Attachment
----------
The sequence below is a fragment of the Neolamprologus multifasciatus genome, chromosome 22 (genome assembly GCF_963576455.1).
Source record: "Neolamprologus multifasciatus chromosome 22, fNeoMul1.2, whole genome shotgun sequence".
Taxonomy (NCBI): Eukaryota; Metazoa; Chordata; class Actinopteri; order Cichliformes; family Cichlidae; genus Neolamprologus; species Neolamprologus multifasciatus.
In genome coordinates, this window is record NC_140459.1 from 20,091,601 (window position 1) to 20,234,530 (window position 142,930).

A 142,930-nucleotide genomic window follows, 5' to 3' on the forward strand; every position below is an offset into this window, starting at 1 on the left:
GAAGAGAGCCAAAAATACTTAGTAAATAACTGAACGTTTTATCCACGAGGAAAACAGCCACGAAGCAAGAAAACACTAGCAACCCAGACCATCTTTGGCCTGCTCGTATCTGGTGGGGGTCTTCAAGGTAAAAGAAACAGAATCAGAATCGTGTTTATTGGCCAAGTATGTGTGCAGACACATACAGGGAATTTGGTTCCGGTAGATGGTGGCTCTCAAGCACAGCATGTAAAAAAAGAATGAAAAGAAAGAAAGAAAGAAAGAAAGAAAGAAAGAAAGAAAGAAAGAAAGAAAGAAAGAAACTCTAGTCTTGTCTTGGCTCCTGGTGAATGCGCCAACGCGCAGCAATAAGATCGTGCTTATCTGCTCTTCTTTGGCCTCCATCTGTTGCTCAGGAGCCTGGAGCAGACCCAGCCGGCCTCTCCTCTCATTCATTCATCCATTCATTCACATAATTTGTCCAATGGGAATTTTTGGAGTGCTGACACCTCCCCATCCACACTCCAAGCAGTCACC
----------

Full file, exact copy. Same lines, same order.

The sequence below is a fragment of the Neolamprologus multifasciatus genome, chromosome 22 (genome assembly GCF_963576455.1).
Source record: "Neolamprologus multifasciatus chromosome 22, fNeoMul1.2, whole genome shotgun sequence".
Taxonomy (NCBI): Eukaryota; Metazoa; Chordata; class Actinopteri; order Cichliformes; family Cichlidae; genus Neolamprologus; species Neolamprologus multifasciatus.
In genome coordinates, this window is record NC_140459.1 from 20,091,601 (window position 1) to 20,234,530 (window position 142,930).

A 142,930-nucleotide genomic window follows, 5' to 3' on the forward strand; every position below is an offset into this window, starting at 1 on the left:
GAAGAGAGCCAAAAATACTTAGTAAATAACTGAACGTTTTATCCACGAGGAAAACAGCCACGAAGCAAGAAAACACTAGCAACCCAGACCATCTTTGGCCTGCTCGTATCTGGTGGGGGTCTTCAAGGTAAAAGAAACAGAATCAGAATCGTGTTTATTGGCCAAGTATGTGTGCAGACACATACAGGGAATTTGGTTCCGGTAGATGGTGGCTCTCAAGCACAGCATGTAAAAAAAGAATGAAAAGAAAGAAAGAAAGAAAGAAAGAAAGAAAGAAAGAAAGAAAGAAAGAAAGAAAGAAACTCTAGTCTTGTCTTGGCTCCTGGTGAATGCGCCAACGCGCAGCAATAAGATCGTGCTTATCTGCTCTTCTTTGGCCTCCATCTGTTGCTCAGGAGCCTGGAGCAGACCCAGCCGGCCTCTCCTCTCATTCATTCATCCATTCATTCACATAATTTGTCCAATGGGAATTTTTGGAGTGCTGACACCTCCCCATCCACACTCCAAGCAGTCACC